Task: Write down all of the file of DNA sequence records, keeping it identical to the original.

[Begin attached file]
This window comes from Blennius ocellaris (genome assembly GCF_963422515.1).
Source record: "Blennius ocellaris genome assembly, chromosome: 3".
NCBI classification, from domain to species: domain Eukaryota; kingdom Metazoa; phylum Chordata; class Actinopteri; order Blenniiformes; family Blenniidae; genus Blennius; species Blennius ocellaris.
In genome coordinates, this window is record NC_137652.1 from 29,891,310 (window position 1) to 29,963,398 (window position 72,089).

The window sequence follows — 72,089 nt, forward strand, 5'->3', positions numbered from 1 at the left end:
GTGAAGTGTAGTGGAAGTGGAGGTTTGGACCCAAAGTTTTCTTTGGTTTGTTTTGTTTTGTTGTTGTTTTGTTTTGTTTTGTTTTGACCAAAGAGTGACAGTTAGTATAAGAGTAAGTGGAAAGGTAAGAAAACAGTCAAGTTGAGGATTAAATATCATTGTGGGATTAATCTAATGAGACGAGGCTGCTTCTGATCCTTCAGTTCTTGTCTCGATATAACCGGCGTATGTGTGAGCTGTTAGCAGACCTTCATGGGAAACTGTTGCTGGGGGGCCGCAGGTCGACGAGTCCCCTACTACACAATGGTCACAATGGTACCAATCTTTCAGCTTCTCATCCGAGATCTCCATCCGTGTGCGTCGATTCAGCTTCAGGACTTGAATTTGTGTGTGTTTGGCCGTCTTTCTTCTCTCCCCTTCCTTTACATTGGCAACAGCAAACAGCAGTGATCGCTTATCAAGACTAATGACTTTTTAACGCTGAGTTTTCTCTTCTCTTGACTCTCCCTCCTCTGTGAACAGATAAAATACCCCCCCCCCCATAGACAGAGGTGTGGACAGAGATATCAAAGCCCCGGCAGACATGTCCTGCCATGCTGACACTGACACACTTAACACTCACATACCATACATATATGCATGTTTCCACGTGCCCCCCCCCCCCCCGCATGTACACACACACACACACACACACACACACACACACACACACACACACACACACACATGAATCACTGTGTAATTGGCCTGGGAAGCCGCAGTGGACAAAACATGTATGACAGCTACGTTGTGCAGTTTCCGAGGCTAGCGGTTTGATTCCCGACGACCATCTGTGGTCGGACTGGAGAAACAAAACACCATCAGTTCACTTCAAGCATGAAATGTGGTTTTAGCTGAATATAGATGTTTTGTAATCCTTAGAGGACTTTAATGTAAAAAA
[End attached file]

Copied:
This window comes from Blennius ocellaris (genome assembly GCF_963422515.1).
Source record: "Blennius ocellaris genome assembly, chromosome: 3".
NCBI classification, from domain to species: domain Eukaryota; kingdom Metazoa; phylum Chordata; class Actinopteri; order Blenniiformes; family Blenniidae; genus Blennius; species Blennius ocellaris.
In genome coordinates, this window is record NC_137652.1 from 29,891,310 (window position 1) to 29,963,398 (window position 72,089).

The window sequence follows — 72,089 nt, forward strand, 5'->3', positions numbered from 1 at the left end:
GTGAAGTGTAGTGGAAGTGGAGGTTTGGACCCAAAGTTTTCTTTGGTTTGTTTTGTTTTGTTGTTGTTTTGTTTTGTTTTGTTTTGACCAAAGAGTGACAGTTAGTATAAGAGTAAGTGGAAAGGTAAGAAAACAGTCAAGTTGAGGATTAAATATCATTGTGGGATTAATCTAATGAGACGAGGCTGCTTCTGATCCTTCAGTTCTTGTCTCGATATAACCGGCGTATGTGTGAGCTGTTAGCAGACCTTCATGGGAAACTGTTGCTGGGGGGCCGCAGGTCGACGAGTCCCCTACTACACAATGGTCACAATGGTACCAATCTTTCAGCTTCTCATCCGAGATCTCCATCCGTGTGCGTCGATTCAGCTTCAGGACTTGAATTTGTGTGTGTTTGGCCGTCTTTCTTCTCTCCCCTTCCTTTACATTGGCAACAGCAAACAGCAGTGATCGCTTATCAAGACTAATGACTTTTTAACGCTGAGTTTTCTCTTCTCTTGACTCTCCCTCCTCTGTGAACAGATAAAATACCCCCCCCCCCATAGACAGAGGTGTGGACAGAGATATCAAAGCCCCGGCAGACATGTCCTGCCATGCTGACACTGACACACTTAACACTCACATACCATACATATATGCATGTTTCCACGTGCCCCCCCCCCCCCCGCATGTACACACACACACACACACACACACACACACACACACACACACACACACACACACATGAATCACTGTGTAATTGGCCTGGGAAGCCGCAGTGGACAAAACATGTATGACAGCTACGTTGTGCAGTTTCCGAGGCTAGCGGTTTGATTCCCGACGACCATCTGTGGTCGGACTGGAGAAACAAAACACCATCAGTTCACTTCAAGCATGAAATGTGGTTTTAGCTGAATATAGATGTTTTGTAATCCTTAGAGGACTTTAATGTAAAAAA